The third key issue is HUMAN RIGHTS AND FREEDOM OF MOVEMENT, since one of the most profound impacts of the conflict has been increased mistrust and polarisation and restriction of movement across ethnic lines. This affects access to work, health care, education and other basic services. Education and health care have a double problem when teachers and doctors are unable to travel to jobs, while students and clients are sometimes unable to access these services. A particular concern of the UN is to address this problem rather than see parallel structures develop along ethnic lines.
The removal of many police checkpoints, a decrease in the number of armed groups, and progress on restoring normal policing has resulted in increased freedom of movement over the past few months. This is however, an area where the United Nations together with the International Community must continue to work with the Government, to maintain a field presence and to offer practical assistance such as bus services in problematic areas of return.
The fourth and final point is the importance of continued HUMANITARIAN ASSISTANCE. People returning must have a roof over their heads and the means to begin to rebuild their lives. As such, one of the core elements of the UN programme is helping to repair homes, schools and clinics that have been damaged by fighting and to restore basic facilities such as water supply. At the human level, there is also important work with children and their families who have been traumatised by the conflict.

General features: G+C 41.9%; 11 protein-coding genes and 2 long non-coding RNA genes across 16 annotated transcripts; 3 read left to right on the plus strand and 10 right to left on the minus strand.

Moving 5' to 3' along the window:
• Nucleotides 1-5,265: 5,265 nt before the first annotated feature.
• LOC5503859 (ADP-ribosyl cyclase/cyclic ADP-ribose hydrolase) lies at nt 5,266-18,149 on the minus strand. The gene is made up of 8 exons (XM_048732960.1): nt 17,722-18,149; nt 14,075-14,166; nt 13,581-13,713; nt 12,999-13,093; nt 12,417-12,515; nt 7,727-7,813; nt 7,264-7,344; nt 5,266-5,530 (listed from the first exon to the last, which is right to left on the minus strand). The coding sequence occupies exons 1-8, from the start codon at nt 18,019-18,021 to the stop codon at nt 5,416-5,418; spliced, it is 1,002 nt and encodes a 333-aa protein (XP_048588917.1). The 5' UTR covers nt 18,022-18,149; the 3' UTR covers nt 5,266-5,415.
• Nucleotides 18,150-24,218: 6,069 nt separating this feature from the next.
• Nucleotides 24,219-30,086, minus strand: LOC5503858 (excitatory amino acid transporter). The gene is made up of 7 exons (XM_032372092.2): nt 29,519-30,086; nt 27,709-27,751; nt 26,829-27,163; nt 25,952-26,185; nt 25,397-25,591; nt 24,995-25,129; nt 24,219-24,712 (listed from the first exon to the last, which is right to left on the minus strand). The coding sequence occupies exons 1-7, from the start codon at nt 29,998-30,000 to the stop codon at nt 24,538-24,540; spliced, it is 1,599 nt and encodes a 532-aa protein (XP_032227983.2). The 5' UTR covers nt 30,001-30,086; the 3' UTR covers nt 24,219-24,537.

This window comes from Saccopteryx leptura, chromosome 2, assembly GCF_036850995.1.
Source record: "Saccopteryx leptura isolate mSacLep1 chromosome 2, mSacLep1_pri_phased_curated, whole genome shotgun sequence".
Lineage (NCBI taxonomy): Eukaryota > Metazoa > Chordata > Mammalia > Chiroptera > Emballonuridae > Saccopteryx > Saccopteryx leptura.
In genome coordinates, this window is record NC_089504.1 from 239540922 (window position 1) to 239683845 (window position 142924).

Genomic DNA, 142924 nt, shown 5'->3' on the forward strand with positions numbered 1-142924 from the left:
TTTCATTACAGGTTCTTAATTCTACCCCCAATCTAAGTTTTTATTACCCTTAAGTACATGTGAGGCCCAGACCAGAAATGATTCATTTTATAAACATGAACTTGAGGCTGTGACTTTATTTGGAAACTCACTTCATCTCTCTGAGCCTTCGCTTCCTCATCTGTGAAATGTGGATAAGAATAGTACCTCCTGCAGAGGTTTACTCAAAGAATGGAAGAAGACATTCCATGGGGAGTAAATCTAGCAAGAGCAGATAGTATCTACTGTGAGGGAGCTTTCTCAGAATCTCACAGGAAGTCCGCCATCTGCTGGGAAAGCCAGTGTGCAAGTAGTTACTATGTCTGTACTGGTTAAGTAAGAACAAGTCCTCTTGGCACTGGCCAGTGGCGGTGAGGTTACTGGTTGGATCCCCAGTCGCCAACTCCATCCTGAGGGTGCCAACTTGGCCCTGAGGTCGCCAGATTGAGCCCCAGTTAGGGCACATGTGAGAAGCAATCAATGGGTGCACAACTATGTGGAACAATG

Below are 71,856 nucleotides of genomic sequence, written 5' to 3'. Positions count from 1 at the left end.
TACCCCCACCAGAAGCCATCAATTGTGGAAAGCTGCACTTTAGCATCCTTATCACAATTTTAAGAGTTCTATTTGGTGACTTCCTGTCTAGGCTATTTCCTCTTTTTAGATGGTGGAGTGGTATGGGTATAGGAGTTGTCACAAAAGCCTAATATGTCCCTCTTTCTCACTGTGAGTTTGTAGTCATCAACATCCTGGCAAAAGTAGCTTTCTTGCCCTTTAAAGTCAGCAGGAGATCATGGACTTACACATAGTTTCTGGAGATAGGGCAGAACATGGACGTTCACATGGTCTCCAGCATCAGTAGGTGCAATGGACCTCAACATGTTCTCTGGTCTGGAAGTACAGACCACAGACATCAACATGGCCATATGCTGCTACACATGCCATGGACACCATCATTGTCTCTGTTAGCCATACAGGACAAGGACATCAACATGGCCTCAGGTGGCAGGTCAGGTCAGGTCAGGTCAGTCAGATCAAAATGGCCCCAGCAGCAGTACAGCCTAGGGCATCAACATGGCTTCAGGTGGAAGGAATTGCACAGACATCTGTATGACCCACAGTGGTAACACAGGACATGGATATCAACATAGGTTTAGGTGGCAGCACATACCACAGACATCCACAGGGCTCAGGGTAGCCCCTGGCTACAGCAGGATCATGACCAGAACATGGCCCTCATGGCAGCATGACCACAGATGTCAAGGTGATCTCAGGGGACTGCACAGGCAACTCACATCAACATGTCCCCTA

Basic support to restart economic activities is also needed. In particular, agricultural and livestock production was seriously disrupted as the majority of the fighting took place in agricultural areas. Farmers are now returning to find their machinery destroyed, livestock killed, fields unplanted - and possibly mined - all of which comes on top of three years of drought.
In conclusion, the humanitarian community remains cautiously optimistic that FYROM will not return to war. We are hopeful that the cycle of violence, ethnic polarisation and human suffering will be broken. However, this can only happen with continued political commitment, with improved security conditions, with respect for human rights and freedom of movement and with substantial humanitarian assistance. The United Nations is playing an essential role in each of these four areas and with the necessary financial contributions will go on to make a real contribution to peace and stability.